The American Embassy in Lebanon, infamously located in Awkar, is probably the most protected building in the entire country. The painfully high redundant security measures, which any visitor needs to undergo, are often seen as a bit exaggerated. And then something like this happens.
As The Daily Star reports, a Syrian national has been found guilty of belonging to the international terrorist organization ISIS and plotting to commit "acts of terror" within Lebanon's borders. Namely, the individual was found guilty of plotting to bomb the American Embassy in Awkar.
Judge Mona Hankir ruled on the 23rd of January 2020 that the individual with the initials "A.S." was found guilty of belonging to ISIS, as well as of recruiting other members to join the organization for neighboring Syria and from inside Lebanon.
He is further accused of allegedly ordering these new recruits to produce bombs and other explosives in order to be used in the plot to commit a series of bombings across Lebanon, including the plot to bomb the American Embassy in Lebanon. Nothing further has been reported on this at this stage.
The American Embassy in Lebanon has been subject to threats in the past. On April 18, 1983, the US embassy suicide bombing in Beirut killed 32 Lebanese, 17 Americans, and 14 visitors and passers-by.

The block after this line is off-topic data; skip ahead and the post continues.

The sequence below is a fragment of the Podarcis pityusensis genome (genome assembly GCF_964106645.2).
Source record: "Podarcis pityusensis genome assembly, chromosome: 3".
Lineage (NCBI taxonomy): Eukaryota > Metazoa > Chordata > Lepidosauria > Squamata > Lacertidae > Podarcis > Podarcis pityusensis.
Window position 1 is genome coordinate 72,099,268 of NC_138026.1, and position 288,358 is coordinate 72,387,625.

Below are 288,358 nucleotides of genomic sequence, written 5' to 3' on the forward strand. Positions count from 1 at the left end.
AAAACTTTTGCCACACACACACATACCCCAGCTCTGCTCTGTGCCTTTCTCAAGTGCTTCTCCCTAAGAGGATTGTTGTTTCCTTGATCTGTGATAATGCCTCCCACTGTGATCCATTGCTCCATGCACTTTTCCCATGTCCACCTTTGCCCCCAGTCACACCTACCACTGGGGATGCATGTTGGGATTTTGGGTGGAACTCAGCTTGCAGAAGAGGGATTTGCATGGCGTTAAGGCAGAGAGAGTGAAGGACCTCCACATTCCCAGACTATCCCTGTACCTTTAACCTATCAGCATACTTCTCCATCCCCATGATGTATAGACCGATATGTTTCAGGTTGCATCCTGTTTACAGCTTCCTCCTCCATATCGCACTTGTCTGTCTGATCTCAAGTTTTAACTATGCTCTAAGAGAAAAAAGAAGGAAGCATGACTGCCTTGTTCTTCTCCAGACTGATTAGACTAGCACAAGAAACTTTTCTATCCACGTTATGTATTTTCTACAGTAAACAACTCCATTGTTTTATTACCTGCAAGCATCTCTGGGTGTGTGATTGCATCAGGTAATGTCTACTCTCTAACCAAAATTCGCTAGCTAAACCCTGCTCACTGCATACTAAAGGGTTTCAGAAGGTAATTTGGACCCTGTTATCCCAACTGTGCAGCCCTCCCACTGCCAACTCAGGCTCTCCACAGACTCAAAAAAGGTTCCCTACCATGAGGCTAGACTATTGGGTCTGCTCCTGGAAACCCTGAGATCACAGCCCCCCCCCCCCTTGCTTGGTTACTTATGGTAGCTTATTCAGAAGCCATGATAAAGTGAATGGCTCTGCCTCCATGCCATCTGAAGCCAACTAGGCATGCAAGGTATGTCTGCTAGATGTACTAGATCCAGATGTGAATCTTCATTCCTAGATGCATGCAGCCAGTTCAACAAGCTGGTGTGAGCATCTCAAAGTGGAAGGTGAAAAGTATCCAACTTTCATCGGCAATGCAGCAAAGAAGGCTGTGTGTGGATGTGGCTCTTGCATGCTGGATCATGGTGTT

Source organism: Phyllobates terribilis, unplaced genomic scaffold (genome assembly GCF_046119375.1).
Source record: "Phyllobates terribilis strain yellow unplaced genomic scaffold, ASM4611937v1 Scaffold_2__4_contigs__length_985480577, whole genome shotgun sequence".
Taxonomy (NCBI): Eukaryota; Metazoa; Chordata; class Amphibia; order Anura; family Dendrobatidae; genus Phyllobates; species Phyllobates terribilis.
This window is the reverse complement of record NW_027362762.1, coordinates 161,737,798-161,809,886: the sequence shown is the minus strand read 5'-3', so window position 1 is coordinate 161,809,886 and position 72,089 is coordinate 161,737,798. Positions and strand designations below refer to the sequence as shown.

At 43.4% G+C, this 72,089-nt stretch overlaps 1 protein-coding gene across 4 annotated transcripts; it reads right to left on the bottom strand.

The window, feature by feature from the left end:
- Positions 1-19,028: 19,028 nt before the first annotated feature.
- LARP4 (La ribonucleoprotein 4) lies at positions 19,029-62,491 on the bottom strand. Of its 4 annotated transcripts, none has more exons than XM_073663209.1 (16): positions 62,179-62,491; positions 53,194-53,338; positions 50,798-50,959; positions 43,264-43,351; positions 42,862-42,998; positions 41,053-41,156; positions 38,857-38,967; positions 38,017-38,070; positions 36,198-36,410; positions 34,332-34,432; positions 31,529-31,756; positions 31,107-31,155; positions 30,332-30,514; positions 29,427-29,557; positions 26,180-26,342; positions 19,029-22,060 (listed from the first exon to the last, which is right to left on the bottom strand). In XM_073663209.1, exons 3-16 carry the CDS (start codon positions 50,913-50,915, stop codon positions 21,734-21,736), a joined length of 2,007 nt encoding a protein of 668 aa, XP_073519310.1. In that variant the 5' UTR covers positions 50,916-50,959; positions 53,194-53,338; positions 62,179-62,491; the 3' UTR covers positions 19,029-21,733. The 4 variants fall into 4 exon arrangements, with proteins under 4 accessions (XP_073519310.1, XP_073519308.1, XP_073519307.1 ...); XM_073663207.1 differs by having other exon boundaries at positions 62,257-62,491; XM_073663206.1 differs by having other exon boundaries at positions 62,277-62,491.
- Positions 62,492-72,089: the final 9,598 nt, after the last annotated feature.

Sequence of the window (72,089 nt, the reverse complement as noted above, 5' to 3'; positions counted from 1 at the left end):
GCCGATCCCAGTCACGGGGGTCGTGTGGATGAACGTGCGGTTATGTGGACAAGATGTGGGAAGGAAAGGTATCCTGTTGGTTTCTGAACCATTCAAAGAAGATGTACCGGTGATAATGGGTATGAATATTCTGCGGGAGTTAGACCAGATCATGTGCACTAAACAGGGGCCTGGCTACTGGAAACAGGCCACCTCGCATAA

The victims were mostly embassy and CIA staff members, but also included several U.S. soldiers and one U.S. Marine Security Guard. It was the deadliest attack on a U.S. diplomatic mission up to that time and was considered the beginning of Islamist attacks on U.S. targets.
The attack came in the wake of an intervention in the Lebanese Civil War by the U.S. and other Western countries, which sought to restore order and central government authority. The car bomb was detonated by a suicide bomber driving a van packed with nearly 900 kgs of explosives.
U.S. President Ronald Reagan back then denounced the "vicious terrorist bombing" as a "cowardly act," saying: "This criminal act on a diplomatic establishment will not deter us from our goals of peace in the region."